• by recoiledsnake (879048) on Monday June 21, 2010 @11:21AM (#32641584)

    The difference is that most of Slashdot used to be united against MS but now it has basically split into two camps, Apple fans and FOSS fans. The Apple fans railed on MS and appeared to side with FOSS. not because they loved freedom, but because they loved Apple and MS was enemy number one. And the Apple fans have a lot of mod points and use them indiscriminately in the discussions both to mod up positive comments about Apple and to mod down any criticisms(legit or not) about Apple. This shows in every Apple story.

  • by webdog314 (960286) on Monday June 21, 2010 @11:24AM (#32641622)

    And the other 80% of the cellphone market that uses subscription crapware I can only get through the telco is different how?

  • by recoiledsnake (879048) on Monday June 21, 2010 @11:24AM (#32641630)

    Only hardcore Apple fanbois can justify calling what is essentially a tablet computer a phone, just to justify the lockdown placed by Apple on it. I give up.

  • by samkass (174571) on Monday June 21, 2010 @11:25AM (#32641648) Homepage Journal

    I think you meant, "Our last real freedom is GNU/Linux,"

    No, I think he meant "Linux". Unless you want to rename the product to "X/MIT/GNU/BSD/Apache/Linux", there's no real need to explicitly cite everyone who's contributed to Linux.

  • by Anonymous Coward on Monday June 21, 2010 @11:27AM (#32641690)

    I personally like apple screening all of the crap out. Sure there are some potentially good stuff they have not allowed but I dont miss it. Every kind of app I have wanted has been there in some form. When you need a phone to constantly function as a phone and be secure a more closed model where you cant install any old crap off of the internet seems to be the better way to go. Sure there are the downsides of having limitations put on what you can install from an outside source but you also have the added benefit that at least someone has checked to make sure the program is functional.

    No one can argue that apple has good reasons for denying every app that it has denied because they don't, but for people that actually own iphones, we really don't care too much.

    Irregardless of their app ecosystem apple products (hardware and software) are by far the best at total system integration. When everything works together like your laptop, phone and tablet, when they all keep in sync and the management of that syncing is easy it is a beautiful thing. I have plenty of technical knowledge and work as a software engineer so I could get all of the android syncing stuff to work, but no matter how good it works it wont have that tight system integration that apple puts in all of its products.

    If you choose to live in apple's walled garden, life is great. You have stability performance and usefulness. Once you experience this all come together everything else seems inferior.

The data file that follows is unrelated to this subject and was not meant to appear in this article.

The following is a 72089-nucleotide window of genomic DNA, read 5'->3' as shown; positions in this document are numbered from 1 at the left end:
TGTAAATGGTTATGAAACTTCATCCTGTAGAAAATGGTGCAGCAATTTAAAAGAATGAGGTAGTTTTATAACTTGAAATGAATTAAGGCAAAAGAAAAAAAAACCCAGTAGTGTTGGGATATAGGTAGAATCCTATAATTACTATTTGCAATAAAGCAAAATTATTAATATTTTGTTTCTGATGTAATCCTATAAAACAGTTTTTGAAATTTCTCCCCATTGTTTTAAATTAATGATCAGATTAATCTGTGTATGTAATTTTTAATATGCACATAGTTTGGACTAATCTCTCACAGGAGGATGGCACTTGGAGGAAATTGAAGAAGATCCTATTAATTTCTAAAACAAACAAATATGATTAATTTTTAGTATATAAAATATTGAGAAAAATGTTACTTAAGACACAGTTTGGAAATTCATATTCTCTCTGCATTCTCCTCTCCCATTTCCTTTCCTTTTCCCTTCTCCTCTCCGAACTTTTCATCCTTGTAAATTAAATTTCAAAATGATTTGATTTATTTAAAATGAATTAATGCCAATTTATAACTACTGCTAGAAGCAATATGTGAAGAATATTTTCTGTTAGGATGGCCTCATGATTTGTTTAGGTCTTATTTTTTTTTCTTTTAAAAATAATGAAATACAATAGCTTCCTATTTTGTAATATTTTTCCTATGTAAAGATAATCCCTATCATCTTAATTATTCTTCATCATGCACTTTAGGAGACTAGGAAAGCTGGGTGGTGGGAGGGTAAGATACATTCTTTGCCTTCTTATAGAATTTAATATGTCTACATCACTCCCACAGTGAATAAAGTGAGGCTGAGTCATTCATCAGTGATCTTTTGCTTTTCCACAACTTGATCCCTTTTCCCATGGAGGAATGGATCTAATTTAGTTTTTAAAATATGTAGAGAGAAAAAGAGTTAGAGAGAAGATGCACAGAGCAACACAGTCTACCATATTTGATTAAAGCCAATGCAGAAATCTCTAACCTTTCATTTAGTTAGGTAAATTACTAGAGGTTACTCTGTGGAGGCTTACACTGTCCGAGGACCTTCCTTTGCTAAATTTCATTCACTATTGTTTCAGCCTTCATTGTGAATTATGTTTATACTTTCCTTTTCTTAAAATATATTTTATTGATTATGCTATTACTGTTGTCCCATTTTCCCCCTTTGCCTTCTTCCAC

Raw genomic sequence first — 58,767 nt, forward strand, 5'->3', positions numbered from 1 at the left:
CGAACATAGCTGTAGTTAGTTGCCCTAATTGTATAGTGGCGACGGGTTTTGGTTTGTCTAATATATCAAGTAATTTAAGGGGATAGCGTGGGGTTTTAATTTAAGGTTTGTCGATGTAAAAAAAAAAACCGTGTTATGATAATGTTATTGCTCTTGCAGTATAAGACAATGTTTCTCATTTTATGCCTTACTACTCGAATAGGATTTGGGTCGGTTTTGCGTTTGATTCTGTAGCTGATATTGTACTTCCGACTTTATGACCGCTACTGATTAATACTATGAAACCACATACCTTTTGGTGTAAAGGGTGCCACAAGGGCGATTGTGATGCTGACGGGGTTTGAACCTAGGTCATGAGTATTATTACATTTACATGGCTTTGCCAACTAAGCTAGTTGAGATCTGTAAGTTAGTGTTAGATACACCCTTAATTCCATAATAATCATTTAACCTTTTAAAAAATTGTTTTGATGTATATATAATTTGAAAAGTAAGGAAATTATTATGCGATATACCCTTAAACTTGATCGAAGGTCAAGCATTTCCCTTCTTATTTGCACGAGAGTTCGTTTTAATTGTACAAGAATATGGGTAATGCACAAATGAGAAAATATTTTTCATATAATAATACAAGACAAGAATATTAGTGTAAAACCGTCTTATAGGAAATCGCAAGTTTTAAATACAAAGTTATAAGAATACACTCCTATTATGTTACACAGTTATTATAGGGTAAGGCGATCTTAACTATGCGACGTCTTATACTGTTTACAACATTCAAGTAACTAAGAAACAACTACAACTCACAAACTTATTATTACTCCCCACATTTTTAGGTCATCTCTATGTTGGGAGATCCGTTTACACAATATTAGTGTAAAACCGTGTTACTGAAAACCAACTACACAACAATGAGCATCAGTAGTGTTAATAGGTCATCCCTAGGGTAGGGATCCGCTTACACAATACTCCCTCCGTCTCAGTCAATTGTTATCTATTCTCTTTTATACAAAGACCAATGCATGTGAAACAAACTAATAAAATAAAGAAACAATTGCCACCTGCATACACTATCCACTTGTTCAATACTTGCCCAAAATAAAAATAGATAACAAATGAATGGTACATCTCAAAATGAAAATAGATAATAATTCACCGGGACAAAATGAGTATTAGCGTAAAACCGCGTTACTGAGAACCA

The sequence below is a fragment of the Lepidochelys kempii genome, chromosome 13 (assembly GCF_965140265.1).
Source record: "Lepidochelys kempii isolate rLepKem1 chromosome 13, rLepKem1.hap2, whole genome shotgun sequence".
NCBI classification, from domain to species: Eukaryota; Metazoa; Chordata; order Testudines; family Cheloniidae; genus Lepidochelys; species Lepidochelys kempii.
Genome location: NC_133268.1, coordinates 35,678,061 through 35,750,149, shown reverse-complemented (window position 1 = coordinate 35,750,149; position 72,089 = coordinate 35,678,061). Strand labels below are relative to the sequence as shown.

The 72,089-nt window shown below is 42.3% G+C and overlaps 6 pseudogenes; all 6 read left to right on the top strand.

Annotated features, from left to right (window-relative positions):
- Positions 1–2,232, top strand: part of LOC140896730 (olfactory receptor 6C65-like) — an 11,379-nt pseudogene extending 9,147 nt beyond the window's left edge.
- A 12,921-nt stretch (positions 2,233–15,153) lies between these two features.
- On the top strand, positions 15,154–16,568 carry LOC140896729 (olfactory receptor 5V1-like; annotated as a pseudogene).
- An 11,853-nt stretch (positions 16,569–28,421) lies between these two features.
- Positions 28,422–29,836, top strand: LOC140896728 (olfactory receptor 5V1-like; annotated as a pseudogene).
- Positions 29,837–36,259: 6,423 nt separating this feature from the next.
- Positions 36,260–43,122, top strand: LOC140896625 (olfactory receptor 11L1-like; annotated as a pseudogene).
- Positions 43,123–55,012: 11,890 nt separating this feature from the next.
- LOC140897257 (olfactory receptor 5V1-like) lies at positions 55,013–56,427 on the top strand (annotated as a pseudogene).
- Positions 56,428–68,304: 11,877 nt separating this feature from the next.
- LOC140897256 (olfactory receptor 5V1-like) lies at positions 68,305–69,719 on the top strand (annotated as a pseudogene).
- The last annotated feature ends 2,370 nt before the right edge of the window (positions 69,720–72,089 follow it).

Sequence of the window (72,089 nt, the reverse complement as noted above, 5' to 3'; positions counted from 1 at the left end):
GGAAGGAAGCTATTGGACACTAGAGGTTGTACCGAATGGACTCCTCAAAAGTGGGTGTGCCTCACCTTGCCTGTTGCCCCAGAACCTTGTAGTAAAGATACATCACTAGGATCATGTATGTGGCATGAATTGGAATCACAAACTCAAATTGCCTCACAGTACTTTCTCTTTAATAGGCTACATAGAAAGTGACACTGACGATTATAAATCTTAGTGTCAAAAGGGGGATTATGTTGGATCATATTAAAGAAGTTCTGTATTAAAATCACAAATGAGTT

• by timster (32400) on Monday June 21, 2010 @11:28AM (#32641694)

    Sophistication and priorities? Hmm.

    Apple doesn't, in any actual fact, dominate how I use my iPhone, you know. On my un-jailbroken device there are no restrictions on which Web sites I can visit; the built-in Mail app allows the use of any IMAP/POP/Exchange account; the Phone app allows me to call anyone; the SMS app allows me to send any text to anyone. As a communications tool my use of the iPhone is dominated by those I choose to communicate with, really. And if I want to write software for my own iPhone, I can do so without encountering the App Store approval process (ad-hoc distribution).

    You're talking about developer freedom, and it's true that developers are heavily restricted on the iPhone (ad-hoc distribution is limited to 100 users). It's not really clear that this "sucks" for users though. For one thing, people have seemed satisfied with devices and services that are completely closed (cable/satellite TV, effectively) as well as platforms that are way more restrictive than Apple's (like all video game consoles from 1985 to the present).

    Let's step back a second. Beyond command-line junkies like you and I, the 1995-2005 period in computing history was dominated by two factors: the massive rise of computing in general, and the massive gap between potential of software and the end-user reality. Everyone here knows that software, with its incredible theoretical flexibility, can do so many things -- yet actual end-users seem to use their computers as little more than sophisticated typewriters! If you weren't frustrated by the state of end-user computing in 2005 you never watched someone who doesn't read Slashdot try to perform any task outside the "box" of MS Office.

    Apple has seized on a particular paradigm of human-computer interaction designed to address this gap, and I think it has been successful. End-users on the iPhone/iPad are much more comfortable than PC users in making use of a diverse array of applications. Yes, these apps are all approved by Apple, but I personally believe that part of the reason users are comfortable with the App Store is the simple fact that downloading apps will not, generally speaking, trash their device, take it over, or do something unexpected. Compare this to the open PC where you have huge amounts of malware and where even legitimate applications act in anti-user ways (like Sun's JVM which tries to install the Yahoo! toolbar). No surprise that other mobile platforms have introduced app stores of their own.

    In this environment claiming that Apple "dominates" usage of iOS or that the experience simply "sucks" doesn't seem that sophisticated to me.

  • by BlackHawk-666 (560896) <ivan.hawkes@gmail.com> on Monday June 21, 2010 @11:34AM (#32641784) Homepage